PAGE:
How Can OSHA Assure the Safety and Health of Both Practitioners and Patients?
Joan M. Davis, RDH, PhD; Charles John Palenik, MS, MBA, PhD; and Eve Cuny, MS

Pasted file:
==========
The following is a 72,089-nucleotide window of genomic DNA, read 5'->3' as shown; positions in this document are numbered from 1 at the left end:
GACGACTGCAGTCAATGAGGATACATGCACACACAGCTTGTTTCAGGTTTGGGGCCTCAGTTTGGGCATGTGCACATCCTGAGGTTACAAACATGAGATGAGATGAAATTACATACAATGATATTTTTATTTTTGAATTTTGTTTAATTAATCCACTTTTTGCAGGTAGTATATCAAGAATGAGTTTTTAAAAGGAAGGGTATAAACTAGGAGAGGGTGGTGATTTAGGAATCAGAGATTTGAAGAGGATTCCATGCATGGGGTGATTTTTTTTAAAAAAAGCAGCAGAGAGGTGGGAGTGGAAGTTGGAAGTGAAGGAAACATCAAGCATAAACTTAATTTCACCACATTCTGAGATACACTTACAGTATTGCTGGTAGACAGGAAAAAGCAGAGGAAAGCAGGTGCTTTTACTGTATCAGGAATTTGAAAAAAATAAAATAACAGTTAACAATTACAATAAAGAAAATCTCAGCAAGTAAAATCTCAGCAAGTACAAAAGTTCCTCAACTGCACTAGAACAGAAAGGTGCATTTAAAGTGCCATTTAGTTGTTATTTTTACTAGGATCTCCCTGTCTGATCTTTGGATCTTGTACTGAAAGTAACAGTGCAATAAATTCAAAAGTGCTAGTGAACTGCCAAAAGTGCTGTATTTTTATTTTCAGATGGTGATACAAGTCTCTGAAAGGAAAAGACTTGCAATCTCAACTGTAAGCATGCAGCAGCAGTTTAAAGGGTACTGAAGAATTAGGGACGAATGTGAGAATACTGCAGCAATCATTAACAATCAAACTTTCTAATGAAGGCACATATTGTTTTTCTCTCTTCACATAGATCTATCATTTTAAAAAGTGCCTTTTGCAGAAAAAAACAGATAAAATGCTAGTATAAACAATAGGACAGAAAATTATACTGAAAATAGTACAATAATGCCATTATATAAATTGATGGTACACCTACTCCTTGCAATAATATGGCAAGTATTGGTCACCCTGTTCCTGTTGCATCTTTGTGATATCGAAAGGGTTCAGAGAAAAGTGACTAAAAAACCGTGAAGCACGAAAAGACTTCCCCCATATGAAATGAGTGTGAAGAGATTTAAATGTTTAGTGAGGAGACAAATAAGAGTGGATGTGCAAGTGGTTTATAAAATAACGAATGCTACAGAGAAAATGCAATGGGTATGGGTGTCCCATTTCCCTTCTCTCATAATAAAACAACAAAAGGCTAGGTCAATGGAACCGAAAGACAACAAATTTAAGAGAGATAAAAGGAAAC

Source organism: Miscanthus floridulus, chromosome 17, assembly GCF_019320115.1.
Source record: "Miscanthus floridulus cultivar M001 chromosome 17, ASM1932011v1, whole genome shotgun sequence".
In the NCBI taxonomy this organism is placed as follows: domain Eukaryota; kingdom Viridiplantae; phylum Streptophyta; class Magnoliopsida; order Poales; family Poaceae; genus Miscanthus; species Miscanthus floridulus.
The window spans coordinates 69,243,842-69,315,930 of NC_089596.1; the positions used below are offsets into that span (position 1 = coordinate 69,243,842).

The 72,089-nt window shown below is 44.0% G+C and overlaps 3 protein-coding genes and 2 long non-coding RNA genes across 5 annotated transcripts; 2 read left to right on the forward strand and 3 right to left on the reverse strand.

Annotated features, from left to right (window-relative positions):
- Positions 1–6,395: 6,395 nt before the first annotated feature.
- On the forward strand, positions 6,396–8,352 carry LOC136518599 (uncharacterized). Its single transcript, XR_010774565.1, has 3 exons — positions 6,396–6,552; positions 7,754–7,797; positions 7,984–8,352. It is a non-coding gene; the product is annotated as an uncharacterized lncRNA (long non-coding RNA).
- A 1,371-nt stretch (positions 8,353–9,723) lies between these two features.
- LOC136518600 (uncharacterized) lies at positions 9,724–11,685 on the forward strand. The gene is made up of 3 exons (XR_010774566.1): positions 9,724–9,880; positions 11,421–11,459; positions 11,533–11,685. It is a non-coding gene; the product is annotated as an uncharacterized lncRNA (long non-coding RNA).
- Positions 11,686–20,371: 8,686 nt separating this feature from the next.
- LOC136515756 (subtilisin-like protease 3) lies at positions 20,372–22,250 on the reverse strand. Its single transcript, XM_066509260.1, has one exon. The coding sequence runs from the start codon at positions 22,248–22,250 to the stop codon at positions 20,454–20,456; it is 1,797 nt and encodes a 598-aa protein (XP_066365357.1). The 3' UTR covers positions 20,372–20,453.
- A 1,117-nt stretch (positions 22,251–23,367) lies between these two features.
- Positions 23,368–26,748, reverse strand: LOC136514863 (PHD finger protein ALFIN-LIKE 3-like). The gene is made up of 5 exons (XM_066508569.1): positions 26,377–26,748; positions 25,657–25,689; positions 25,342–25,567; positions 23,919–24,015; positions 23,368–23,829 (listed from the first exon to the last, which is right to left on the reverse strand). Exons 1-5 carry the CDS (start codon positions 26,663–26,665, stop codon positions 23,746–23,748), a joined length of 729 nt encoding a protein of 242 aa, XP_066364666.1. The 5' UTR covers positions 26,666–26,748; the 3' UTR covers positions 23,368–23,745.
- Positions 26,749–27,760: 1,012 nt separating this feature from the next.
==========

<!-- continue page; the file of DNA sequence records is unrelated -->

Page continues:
Joan M. Davis, RDH, PhD: Historically, the Occupational Safety and Health Admin-istration's (OSHA) 1991 Bloodborne Pathogen Standard motivated dentists to write compliance manuals, provide employee training, and purchase personal protective equipment (PPE)—no one wanted OSHA showing up at their office door. Remember back to the days of hot, full-coverage over-gowns, annoying side shields, and required bloodborne pathogens training for employees at the time of hire and annually? Oh, and there was that required post-exposure follow-up in the event of a needlestick injury. Dentists made sure they had a standing agreement with a post-exposure medical facility, just in case. And all practices kept employees' hepatitis B virus immunization and booster records separate from the main employee records and are, even today, maintaining those records for 30 years after the period of employment. And then there was that recommendation from the National Institute for Occupational Safety and Health (NIOSH) to periodically test nitrous oxide levels with a dosimeter and report the results to any affected employees. Beyond employee safety, the US Centers for Disease Control and Prevention's (CDC) infection control guidelines encouraged dentists to test and treat dental waterlines, biologically monitor every sterilizer on a weekly basis, and finally get rid of that “cold sterilizing” container, using single-use items only once and heat-sterilizing everything else that goes in the mouth.